With the recently launched WordPress 2.7, bloggers now marvel at how clean, beautiful and usable is the new interface. But do you remember what it used to be a couple of months ago? For those who started using WordPress years ago, can you remember what your admin area looked like?
Since I have an archive of all versions of WordPress on my development computer for function implementation historical purpose, I thought it could be fun and interesting to install them all and get reminded of what we used to use.
Ready for five years of UI evolution, from 0.7.1 in 2003 to 2.7 in 2008? Let's go!
WordPress 0.7.1 (May 2003)
The first version of WordPress had a clunky manual install procedure with a bloated b2config.php file, where you had to edit a bunch of stuff.
The landing page of wp-admin was directly the "Write Post": no dashboard in those ages of prehistoric blogging, no emphasis of satellite tasks such as managing comments. You could only assign one category to a post.
Simple interface, simple menus with no sub-menu. The page where you would manage users was called "Team" which I find interesting.
WordPress 1.0.1 (January 2004)
Weeee, the WordPress version I began playing with!
A major maturity step had been made with this version: the genuine concise wp-config.php as we still now it, almost unchanged. This is when WordPress was really born and quitted from being a half baked B2 fork.
The whole interface already looks like to what it's going to be for a couple of years. You can notice that this version introduced the ability to assign an arbitrary number of categories to a post (which was precisely what caught my interest at this time)
I remember the default look, still available as "classic", getting a lot criticism at this time.
WordPress 1.2 (May 2004)
Not a lot of change in the design, but still a revolution in the coding world: notice in the admin menu an new entry, labelled… "Plugins". Oh my. Now this is getting seriously fun.
WordPress 1.5 (February 2005)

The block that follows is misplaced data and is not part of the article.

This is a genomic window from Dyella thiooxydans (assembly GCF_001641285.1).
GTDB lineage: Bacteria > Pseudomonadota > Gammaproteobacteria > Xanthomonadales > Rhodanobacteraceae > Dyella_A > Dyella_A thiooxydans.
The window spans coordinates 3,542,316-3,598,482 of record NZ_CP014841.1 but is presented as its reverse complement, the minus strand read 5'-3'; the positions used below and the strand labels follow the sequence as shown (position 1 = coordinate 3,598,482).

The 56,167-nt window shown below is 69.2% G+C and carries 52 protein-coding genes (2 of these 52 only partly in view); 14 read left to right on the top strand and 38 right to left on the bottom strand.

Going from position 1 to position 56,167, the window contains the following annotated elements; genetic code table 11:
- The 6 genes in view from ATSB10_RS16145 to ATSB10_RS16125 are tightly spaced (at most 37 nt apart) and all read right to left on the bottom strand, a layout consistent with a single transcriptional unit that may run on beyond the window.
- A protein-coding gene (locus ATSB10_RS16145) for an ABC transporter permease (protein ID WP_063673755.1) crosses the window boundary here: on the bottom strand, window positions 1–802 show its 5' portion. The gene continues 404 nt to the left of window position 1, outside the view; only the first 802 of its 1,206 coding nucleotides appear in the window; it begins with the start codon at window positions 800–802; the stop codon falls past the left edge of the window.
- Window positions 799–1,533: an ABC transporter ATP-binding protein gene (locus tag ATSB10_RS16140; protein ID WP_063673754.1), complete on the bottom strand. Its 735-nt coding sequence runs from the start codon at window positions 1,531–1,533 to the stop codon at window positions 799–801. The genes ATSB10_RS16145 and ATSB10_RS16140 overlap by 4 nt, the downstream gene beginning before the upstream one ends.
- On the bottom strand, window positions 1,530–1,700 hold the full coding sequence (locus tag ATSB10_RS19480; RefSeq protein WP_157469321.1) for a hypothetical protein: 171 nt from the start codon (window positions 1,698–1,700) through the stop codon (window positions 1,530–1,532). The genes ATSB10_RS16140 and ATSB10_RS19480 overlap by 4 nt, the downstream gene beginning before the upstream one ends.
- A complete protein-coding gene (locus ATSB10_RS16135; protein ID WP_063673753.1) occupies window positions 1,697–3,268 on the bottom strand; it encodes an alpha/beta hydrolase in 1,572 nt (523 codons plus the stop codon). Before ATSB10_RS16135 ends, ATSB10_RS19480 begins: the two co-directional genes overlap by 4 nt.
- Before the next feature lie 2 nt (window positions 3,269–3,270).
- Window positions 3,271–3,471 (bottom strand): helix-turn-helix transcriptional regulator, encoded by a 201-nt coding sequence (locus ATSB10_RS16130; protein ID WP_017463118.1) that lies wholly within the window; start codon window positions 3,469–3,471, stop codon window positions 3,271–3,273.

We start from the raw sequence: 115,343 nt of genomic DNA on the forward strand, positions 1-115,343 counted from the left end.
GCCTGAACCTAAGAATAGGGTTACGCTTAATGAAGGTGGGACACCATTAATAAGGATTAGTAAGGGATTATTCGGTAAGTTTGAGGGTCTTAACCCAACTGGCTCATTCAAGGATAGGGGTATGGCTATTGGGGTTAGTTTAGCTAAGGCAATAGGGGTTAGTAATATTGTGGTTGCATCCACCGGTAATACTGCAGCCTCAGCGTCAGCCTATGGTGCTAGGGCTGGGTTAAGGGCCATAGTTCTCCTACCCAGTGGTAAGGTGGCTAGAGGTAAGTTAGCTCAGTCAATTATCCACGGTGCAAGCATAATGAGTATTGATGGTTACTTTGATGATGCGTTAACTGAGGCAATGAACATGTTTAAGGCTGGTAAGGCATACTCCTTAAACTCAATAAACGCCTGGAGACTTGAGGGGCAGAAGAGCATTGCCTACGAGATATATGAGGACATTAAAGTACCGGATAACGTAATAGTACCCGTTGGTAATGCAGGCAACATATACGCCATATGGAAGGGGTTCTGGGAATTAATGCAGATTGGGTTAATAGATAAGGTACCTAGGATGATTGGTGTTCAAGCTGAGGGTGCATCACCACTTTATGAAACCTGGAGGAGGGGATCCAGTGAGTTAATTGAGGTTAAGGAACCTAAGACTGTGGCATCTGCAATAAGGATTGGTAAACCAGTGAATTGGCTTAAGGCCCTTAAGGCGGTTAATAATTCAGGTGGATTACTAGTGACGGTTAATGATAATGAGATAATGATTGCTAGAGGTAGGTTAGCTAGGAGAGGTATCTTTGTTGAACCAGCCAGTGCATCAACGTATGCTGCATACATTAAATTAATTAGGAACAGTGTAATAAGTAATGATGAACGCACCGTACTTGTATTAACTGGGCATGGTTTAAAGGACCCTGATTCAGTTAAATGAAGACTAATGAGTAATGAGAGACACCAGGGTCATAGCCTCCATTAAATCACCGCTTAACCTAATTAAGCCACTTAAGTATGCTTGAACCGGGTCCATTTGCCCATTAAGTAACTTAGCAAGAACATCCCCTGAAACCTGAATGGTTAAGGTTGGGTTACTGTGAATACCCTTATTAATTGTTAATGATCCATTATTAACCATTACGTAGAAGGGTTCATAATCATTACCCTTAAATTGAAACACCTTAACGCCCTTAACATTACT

This version introduced a menu logic that was going to last pretty long: top level links with submenus (precisely what enticed me to make the Admin Drop Down Menu plugin a few months later) Not sure why the logo is all messed up on my screenshot, I'm pretty sure it wasn't like this back in the days :)
Major change in the blogging philosophy: now with "Pages", not just "Posts". Major change in the coding philosophy: the menu "Template" is now labelled "Presentation" and gives access to… Themes! Themes, shipped with "Kubrick" (still known as "default") was probably the feature that really launched WordPress as an ubiquitous platform with an ever growing community.
This version also brings the beginnings of a dashboard. Nothing was using AJAX so things were rather slowed down when it would fetch news from the dev blog or the planet.
WordPress 2.0 (December 31, 2005)
Just in time for the party, say hello to the "big blue header".
The Write Post interface got a major overhaul: a real WYSIWYG editor, and movable/expandable items to make yourself comfortable and put oftenly use features on top of the page (aka "above the fold")
Notice the "Import" menu: while importing from other platforms such as Blogger or MovableType was a feature since 1.0, it got more proeminent in this release. "Take over the world"?
WordPress 2.1 (January 2007)
Nothing much on the top of the iceberg.
Visible changes in this version: "Links" renamed "Blogroll", "Comments" gets its own menu.
The Dashboard gets a pretty much needed AJAX enhancement, allowing for faster loading.
WordPress 2.3 (September 2007)
Right below the main textarea, you'll notice a new little feature: "Tags" appeared in this version, with huge impacts on the DB architecture that for once broke quite a few themes during the upgrade.
WordPress 2.5 (March 2008)
Admin links spread in 4 different locations all over the place, half of the information "below the fold" for maximum scrolling, menu links renamed with no logic and a washed out look. If you ask me, I hated this release, UI wise.
The Dashboard got a rework, and it started to become more customizable and usable instead of a rather useless static page.
WordPress 2.6 (September 2008?)
Two little new features show in the screenshot: a word count in the Write Post interface (wow) and the "Turbo" link for using Google Gears.
WordPress 2.7 (December 2008)
"Hey, wait a minute, is it the same platform? Everything looks so different!"
Now that's a redesign I like. The dev team asked users what they wanted and what they liked, and the result is light years beyond what the design studio produced for 2.5 six months earlier. One word to summarize it all: "Above the fold!".
The Dashboard is much more useful now and is a page from where you can interact with your blog, instead of just reading information.
So far, UI wise, 2.7 is the best release to date, with, at last, a real menu where any page is reachable from any other page. I hope that the next major release won't change everything in the layout once again, and I do have the feeling that this design will last some time.
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